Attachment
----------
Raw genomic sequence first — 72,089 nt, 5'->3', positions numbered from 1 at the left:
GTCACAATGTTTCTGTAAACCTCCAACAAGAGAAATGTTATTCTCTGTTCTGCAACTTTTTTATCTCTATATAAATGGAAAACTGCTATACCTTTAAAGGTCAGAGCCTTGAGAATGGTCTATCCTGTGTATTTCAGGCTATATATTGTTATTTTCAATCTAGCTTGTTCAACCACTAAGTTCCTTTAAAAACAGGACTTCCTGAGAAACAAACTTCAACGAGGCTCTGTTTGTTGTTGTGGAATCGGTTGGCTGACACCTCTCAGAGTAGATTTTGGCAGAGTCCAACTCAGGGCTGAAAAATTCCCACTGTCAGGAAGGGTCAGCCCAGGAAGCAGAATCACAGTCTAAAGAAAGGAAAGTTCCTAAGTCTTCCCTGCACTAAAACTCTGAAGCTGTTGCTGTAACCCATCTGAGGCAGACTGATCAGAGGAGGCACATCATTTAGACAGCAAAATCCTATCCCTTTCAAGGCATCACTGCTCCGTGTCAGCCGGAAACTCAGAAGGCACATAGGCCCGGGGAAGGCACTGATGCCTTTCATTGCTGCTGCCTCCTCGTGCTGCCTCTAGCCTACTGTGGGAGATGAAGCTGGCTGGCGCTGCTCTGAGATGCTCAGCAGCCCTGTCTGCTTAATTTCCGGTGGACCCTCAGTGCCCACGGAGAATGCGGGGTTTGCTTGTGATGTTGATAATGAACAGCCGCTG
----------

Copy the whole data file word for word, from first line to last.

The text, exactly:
Raw genomic sequence first — 72,089 nt, 5'->3', positions numbered from 1 at the left:
GTCACAATGTTTCTGTAAACCTCCAACAAGAGAAATGTTATTCTCTGTTCTGCAACTTTTTTATCTCTATATAAATGGAAAACTGCTATACCTTTAAAGGTCAGAGCCTTGAGAATGGTCTATCCTGTGTATTTCAGGCTATATATTGTTATTTTCAATCTAGCTTGTTCAACCACTAAGTTCCTTTAAAAACAGGACTTCCTGAGAAACAAACTTCAACGAGGCTCTGTTTGTTGTTGTGGAATCGGTTGGCTGACACCTCTCAGAGTAGATTTTGGCAGAGTCCAACTCAGGGCTGAAAAATTCCCACTGTCAGGAAGGGTCAGCCCAGGAAGCAGAATCACAGTCTAAAGAAAGGAAAGTTCCTAAGTCTTCCCTGCACTAAAACTCTGAAGCTGTTGCTGTAACCCATCTGAGGCAGACTGATCAGAGGAGGCACATCATTTAGACAGCAAAATCCTATCCCTTTCAAGGCATCACTGCTCCGTGTCAGCCGGAAACTCAGAAGGCACATAGGCCCGGGGAAGGCACTGATGCCTTTCATTGCTGCTGCCTCCTCGTGCTGCCTCTAGCCTACTGTGGGAGATGAAGCTGGCTGGCGCTGCTCTGAGATGCTCAGCAGCCCTGTCTGCTTAATTTCCGGTGGACCCTCAGTGCCCACGGAGAATGCGGGGTTTGCTTGTGATGTTGATAATGAACAGCCGCTG